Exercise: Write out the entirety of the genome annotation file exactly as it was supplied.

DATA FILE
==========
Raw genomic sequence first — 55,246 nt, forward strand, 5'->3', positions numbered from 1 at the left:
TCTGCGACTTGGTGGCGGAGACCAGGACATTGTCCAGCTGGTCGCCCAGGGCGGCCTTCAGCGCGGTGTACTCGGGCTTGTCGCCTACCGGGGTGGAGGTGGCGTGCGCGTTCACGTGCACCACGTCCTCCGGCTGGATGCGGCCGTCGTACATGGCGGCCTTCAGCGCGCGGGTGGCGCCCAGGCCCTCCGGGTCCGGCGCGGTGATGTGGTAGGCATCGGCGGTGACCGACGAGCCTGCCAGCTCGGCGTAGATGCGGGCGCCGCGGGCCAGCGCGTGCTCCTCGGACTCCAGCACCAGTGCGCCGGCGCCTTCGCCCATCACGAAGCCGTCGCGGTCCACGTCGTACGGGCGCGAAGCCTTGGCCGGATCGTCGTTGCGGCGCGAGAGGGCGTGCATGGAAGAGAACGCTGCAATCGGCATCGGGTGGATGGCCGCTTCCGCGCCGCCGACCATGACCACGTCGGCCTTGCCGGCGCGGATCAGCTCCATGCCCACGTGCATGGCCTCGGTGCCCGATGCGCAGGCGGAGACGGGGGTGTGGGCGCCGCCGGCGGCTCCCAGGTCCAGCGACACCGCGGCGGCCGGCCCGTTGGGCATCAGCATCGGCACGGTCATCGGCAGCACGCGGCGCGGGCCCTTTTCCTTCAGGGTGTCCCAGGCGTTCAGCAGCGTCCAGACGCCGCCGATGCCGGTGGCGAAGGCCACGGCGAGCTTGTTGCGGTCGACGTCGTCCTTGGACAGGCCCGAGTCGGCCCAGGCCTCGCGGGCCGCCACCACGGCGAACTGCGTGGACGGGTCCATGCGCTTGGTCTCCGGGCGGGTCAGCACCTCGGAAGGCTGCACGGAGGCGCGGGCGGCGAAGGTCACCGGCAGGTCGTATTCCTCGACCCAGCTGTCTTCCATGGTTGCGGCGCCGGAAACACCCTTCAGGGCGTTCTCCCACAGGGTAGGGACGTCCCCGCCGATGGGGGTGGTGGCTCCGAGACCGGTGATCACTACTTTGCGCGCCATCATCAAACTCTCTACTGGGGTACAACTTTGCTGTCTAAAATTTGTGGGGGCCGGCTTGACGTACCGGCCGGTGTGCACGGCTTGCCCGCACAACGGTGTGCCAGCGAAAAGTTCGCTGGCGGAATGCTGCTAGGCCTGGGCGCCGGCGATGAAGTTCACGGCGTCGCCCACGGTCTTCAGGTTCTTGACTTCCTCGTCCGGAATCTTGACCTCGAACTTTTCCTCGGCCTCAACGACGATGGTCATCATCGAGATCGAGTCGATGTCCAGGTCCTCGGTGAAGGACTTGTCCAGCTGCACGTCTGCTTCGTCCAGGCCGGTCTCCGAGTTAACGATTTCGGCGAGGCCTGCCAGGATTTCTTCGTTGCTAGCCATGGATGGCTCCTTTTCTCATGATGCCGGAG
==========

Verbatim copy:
Raw genomic sequence first — 55,246 nt, forward strand, 5'->3', positions numbered from 1 at the left:
TCTGCGACTTGGTGGCGGAGACCAGGACATTGTCCAGCTGGTCGCCCAGGGCGGCCTTCAGCGCGGTGTACTCGGGCTTGTCGCCTACCGGGGTGGAGGTGGCGTGCGCGTTCACGTGCACCACGTCCTCCGGCTGGATGCGGCCGTCGTACATGGCGGCCTTCAGCGCGCGGGTGGCGCCCAGGCCCTCCGGGTCCGGCGCGGTGATGTGGTAGGCATCGGCGGTGACCGACGAGCCTGCCAGCTCGGCGTAGATGCGGGCGCCGCGGGCCAGCGCGTGCTCCTCGGACTCCAGCACCAGTGCGCCGGCGCCTTCGCCCATCACGAAGCCGTCGCGGTCCACGTCGTACGGGCGCGAAGCCTTGGCCGGATCGTCGTTGCGGCGCGAGAGGGCGTGCATGGAAGAGAACGCTGCAATCGGCATCGGGTGGATGGCCGCTTCCGCGCCGCCGACCATGACCACGTCGGCCTTGCCGGCGCGGATCAGCTCCATGCCCACGTGCATGGCCTCGGTGCCCGATGCGCAGGCGGAGACGGGGGTGTGGGCGCCGCCGGCGGCTCCCAGGTCCAGCGACACCGCGGCGGCCGGCCCGTTGGGCATCAGCATCGGCACGGTCATCGGCAGCACGCGGCGCGGGCCCTTTTCCTTCAGGGTGTCCCAGGCGTTCAGCAGCGTCCAGACGCCGCCGATGCCGGTGGCGAAGGCCACGGCGAGCTTGTTGCGGTCGACGTCGTCCTTGGACAGGCCCGAGTCGGCCCAGGCCTCGCGGGCCGCCACCACGGCGAACTGCGTGGACGGGTCCATGCGCTTGGTCTCCGGGCGGGTCAGCACCTCGGAAGGCTGCACGGAGGCGCGGGCGGCGAAGGTCACCGGCAGGTCGTATTCCTCGACCCAGCTGTCTTCCATGGTTGCGGCGCCGGAAACACCCTTCAGGGCGTTCTCCCACAGGGTAGGGACGTCCCCGCCGATGGGGGTGGTGGCTCCGAGACCGGTGATCACTACTTTGCGCGCCATCATCAAACTCTCTACTGGGGTACAACTTTGCTGTCTAAAATTTGTGGGGGCCGGCTTGACGTACCGGCCGGTGTGCACGGCTTGCCCGCACAACGGTGTGCCAGCGAAAAGTTCGCTGGCGGAATGCTGCTAGGCCTGGGCGCCGGCGATGAAGTTCACGGCGTCGCCCACGGTCTTCAGGTTCTTGACTTCCTCGTCCGGAATCTTGACCTCGAACTTTTCCTCGGCCTCAACGACGATGGTCATCATCGAGATCGAGTCGATGTCCAGGTCCTCGGTGAAGGACTTGTCCAGCTGCACGTCTGCTTCGTCCAGGCCGGTCTCCGAGTTAACGATTTCGGCGAGGCCTGCCAGGATTTCTTCGTTGCTAGCCATGGATGGCTCCTTTTCTCATGATGCCGGAG